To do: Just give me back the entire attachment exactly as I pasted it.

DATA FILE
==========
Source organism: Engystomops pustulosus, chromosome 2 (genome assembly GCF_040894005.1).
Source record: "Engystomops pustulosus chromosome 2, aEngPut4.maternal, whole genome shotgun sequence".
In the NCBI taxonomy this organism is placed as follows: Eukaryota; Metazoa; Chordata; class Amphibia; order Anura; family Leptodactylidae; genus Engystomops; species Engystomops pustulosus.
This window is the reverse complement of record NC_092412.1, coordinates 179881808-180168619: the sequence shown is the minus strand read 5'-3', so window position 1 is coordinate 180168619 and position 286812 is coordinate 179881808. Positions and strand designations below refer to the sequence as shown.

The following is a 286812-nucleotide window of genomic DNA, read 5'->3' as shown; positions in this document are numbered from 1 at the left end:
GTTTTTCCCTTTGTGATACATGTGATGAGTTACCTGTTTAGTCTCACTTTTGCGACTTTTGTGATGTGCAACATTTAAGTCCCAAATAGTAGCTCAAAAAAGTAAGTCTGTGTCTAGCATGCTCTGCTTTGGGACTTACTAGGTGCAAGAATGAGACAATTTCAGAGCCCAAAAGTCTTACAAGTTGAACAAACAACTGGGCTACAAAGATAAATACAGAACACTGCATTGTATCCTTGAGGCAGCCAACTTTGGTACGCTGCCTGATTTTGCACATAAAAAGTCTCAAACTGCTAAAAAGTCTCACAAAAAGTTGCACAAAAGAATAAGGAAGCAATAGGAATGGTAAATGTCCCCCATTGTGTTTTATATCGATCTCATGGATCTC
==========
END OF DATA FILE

Source organism: Engystomops pustulosus, chromosome 2 (genome assembly GCF_040894005.1).
Source record: "Engystomops pustulosus chromosome 2, aEngPut4.maternal, whole genome shotgun sequence".
In the NCBI taxonomy this organism is placed as follows: Eukaryota; Metazoa; Chordata; class Amphibia; order Anura; family Leptodactylidae; genus Engystomops; species Engystomops pustulosus.
This window is the reverse complement of record NC_092412.1, coordinates 179881808-180168619: the sequence shown is the minus strand read 5'-3', so window position 1 is coordinate 180168619 and position 286812 is coordinate 179881808. Positions and strand designations below refer to the sequence as shown.

The following is a 286812-nucleotide window of genomic DNA, read 5'->3' as shown; positions in this document are numbered from 1 at the left end:
GTTTTTCCCTTTGTGATACATGTGATGAGTTACCTGTTTAGTCTCACTTTTGCGACTTTTGTGATGTGCAACATTTAAGTCCCAAATAGTAGCTCAAAAAAGTAAGTCTGTGTCTAGCATGCTCTGCTTTGGGACTTACTAGGTGCAAGAATGAGACAATTTCAGAGCCCAAAAGTCTTACAAGTTGAACAAACAACTGGGCTACAAAGATAAATACAGAACACTGCATTGTATCCTTGAGGCAGCCAACTTTGGTACGCTGCCTGATTTTGCACATAAAAAGTCTCAAACTGCTAAAAAGTCTCACAAAAAGTTGCACAAAAGAATAAGGAAGCAATAGGAATGGTAAATGTCCCCCATTGTGTTTTATATCGATCTCATGGATCTC